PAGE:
Alternatives to Spanking Your Child

Posted by Shannon Serpette on 3/17/2017 to Parenting Tips
alternatives to spanking

You’ve officially reached your child’s terrible twos, and you aren’t sure if you’re both going to make it through them unscathed. His behavior is awful and you don’t know how to best correct it.

If the thought of spanking your child leaves you in tears, you can breathe easy – there are other, more effective ways to punish your child and correct his future behavior.

Let Your Child Make a Choice

When your child is a toddler, it’s best to make the choice simple and one that he can understand. If he’s misbehaving, you can ask him if he’d rather stop his current behavior or if he’d rather sit in the corner.

Giving choices works with smaller children as well as older children.

Redirect

If your child can’t seem to stop fighting with his sister or his friend, he might simply be bored and looking for something to interest him. Offer him a couple of different activities, whether it’s coloring or reading a book.

Time Outs

When your child has been rotten all day and you’ve just about had it, put him in a time out instead of spanking him. He might not understand the concept if he’s never had a time out before or if he’s really young. If it’s new to him, you aren’t going to be able to sit him in a chair or place him in the corner and have him stay there. Be prepared to put some time into this one.

You might need to hold him on your lap as you tell him several times that he’s in time out. After a few times, he’ll begin to understand the concept and that punishment won’t be as time intensive for you.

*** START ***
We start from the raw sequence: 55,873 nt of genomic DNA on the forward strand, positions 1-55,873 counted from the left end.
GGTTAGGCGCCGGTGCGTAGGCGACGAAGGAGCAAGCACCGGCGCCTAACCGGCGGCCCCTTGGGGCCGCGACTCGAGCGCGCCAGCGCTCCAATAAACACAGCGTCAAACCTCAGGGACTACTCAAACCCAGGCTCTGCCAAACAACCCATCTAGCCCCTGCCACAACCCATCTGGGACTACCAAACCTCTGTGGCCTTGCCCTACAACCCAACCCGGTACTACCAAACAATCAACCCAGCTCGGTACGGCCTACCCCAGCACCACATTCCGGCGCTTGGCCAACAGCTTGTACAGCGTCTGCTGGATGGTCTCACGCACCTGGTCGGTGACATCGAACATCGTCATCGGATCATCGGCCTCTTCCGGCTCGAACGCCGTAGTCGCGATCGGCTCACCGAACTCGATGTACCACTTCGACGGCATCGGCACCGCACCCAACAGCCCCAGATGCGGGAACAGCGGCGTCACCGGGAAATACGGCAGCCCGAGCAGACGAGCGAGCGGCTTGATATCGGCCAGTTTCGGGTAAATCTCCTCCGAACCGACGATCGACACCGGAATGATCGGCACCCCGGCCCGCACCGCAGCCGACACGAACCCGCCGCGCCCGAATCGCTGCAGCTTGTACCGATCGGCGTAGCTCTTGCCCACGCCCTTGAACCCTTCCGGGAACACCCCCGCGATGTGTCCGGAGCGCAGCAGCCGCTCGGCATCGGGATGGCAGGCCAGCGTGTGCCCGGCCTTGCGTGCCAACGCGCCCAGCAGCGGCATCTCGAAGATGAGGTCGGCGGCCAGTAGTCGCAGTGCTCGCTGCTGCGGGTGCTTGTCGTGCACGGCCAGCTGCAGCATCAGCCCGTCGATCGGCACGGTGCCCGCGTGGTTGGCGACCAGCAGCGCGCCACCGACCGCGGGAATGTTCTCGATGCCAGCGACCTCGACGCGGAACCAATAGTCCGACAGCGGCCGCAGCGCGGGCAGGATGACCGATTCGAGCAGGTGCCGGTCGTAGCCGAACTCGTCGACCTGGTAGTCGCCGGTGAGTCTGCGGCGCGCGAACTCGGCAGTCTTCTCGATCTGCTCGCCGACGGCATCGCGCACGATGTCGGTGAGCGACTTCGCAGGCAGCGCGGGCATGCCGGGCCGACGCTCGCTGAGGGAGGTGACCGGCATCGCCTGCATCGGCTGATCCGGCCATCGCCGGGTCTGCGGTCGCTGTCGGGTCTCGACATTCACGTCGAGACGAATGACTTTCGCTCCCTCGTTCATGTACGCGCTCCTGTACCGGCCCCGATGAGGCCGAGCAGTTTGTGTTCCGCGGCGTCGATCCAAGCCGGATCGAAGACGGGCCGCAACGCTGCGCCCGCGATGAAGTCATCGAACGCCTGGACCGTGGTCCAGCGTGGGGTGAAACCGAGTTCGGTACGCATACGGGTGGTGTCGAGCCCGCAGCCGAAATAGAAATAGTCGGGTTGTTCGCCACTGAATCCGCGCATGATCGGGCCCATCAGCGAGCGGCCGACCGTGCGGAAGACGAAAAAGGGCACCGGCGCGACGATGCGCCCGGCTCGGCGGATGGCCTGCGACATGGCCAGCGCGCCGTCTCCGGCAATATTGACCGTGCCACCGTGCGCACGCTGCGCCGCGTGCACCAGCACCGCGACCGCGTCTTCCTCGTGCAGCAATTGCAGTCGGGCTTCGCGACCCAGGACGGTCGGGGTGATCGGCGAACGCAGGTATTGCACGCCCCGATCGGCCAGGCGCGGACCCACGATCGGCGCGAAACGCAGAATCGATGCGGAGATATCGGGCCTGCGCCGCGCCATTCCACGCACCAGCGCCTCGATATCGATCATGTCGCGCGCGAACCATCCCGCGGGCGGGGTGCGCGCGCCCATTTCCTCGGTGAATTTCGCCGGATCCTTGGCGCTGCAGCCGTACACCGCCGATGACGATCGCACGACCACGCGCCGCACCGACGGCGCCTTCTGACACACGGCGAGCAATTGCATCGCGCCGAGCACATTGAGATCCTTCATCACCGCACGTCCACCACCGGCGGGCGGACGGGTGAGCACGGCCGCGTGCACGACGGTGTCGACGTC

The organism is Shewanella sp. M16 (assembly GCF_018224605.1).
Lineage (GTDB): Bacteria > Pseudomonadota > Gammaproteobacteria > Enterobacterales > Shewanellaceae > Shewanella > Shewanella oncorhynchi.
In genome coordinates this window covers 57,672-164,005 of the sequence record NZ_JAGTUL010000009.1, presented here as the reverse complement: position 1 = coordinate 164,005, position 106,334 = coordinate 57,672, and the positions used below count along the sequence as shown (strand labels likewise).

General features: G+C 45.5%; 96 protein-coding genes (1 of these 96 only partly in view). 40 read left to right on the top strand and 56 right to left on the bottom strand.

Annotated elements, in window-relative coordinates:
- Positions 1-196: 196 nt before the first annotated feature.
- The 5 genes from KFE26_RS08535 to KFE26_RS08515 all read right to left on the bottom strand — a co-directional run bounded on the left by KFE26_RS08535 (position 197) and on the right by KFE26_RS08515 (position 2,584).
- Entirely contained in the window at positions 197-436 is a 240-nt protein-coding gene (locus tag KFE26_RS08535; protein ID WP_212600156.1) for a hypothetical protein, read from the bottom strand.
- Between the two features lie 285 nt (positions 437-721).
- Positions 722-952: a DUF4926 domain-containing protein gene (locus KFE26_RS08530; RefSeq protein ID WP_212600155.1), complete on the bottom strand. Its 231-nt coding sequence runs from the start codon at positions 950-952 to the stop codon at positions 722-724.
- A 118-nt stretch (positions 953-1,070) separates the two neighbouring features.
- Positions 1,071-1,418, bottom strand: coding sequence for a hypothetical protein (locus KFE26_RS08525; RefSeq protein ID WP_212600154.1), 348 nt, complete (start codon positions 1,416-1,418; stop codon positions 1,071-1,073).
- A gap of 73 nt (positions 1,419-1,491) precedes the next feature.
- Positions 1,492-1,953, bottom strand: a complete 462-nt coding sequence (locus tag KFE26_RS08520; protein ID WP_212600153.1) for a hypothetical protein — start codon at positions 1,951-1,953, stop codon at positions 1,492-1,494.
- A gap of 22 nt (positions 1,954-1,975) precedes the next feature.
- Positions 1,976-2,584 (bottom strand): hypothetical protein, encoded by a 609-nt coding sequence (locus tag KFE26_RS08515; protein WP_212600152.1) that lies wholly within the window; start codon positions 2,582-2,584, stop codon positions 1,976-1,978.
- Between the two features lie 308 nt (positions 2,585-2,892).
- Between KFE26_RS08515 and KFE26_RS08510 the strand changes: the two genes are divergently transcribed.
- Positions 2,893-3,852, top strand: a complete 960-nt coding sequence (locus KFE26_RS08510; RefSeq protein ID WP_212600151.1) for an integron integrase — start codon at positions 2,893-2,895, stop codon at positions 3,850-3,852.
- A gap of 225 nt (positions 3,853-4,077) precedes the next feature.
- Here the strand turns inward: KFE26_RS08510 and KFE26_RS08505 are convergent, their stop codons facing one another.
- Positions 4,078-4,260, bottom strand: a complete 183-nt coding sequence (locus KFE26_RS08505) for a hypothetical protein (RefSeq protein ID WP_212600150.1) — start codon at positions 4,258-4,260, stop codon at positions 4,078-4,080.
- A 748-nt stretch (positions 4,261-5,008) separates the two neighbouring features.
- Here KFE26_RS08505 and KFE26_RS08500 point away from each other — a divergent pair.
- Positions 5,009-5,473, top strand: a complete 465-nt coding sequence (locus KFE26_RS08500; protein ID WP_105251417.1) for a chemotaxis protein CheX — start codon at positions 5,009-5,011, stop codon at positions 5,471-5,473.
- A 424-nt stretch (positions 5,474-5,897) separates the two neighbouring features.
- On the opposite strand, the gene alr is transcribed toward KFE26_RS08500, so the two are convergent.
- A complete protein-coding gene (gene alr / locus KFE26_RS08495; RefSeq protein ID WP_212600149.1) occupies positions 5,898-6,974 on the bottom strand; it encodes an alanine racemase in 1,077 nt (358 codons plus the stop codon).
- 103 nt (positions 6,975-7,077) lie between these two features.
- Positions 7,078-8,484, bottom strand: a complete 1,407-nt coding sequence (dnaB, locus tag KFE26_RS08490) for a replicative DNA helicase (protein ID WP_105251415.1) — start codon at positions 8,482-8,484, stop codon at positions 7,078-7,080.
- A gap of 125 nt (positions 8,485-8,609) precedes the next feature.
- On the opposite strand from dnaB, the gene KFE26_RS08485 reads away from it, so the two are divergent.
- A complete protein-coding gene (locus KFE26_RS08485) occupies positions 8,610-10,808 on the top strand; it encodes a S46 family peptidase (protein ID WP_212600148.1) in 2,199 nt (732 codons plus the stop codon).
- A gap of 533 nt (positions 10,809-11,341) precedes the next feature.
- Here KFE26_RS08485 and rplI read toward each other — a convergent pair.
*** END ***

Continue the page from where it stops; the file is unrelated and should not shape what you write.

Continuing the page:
If you’re new to giving time outs, one thing you’ll want to watch is to make sure the television isn’t on and within your child’s viewing area when he is in time out. It’s meant to be a punishment, not a reward!

Quiet Time

It can be hard to have sympathy for your child when he’s acting completely out of control. But take a step back from your anger and look for signs that he’s overstimulated or overtired. Both those situations can make a small child act insane. If you aren’t sure if that’s what is wrong with your child, find a quiet place and just sit with him. Give him plenty of kisses and snuggles and see if he settles in.

Start a Discussion

Asking why your child behaved badly is invaluable. It starts a discussion between parents and children, and it allows your child to feel heard and not misunderstood. Communication can make a big difference in your child’s behavior. Maybe there’s a good reason he pushed someone at the playground, or maybe he can tell you why he screamed at his friend.

There are two sides to every story, and your child deserves to have his side heard.

Shannon Serpette is a mother of two and an award-winning journalist and freelancer who lives in Illinois. She can be reached at writerslifeforme@gmail.com.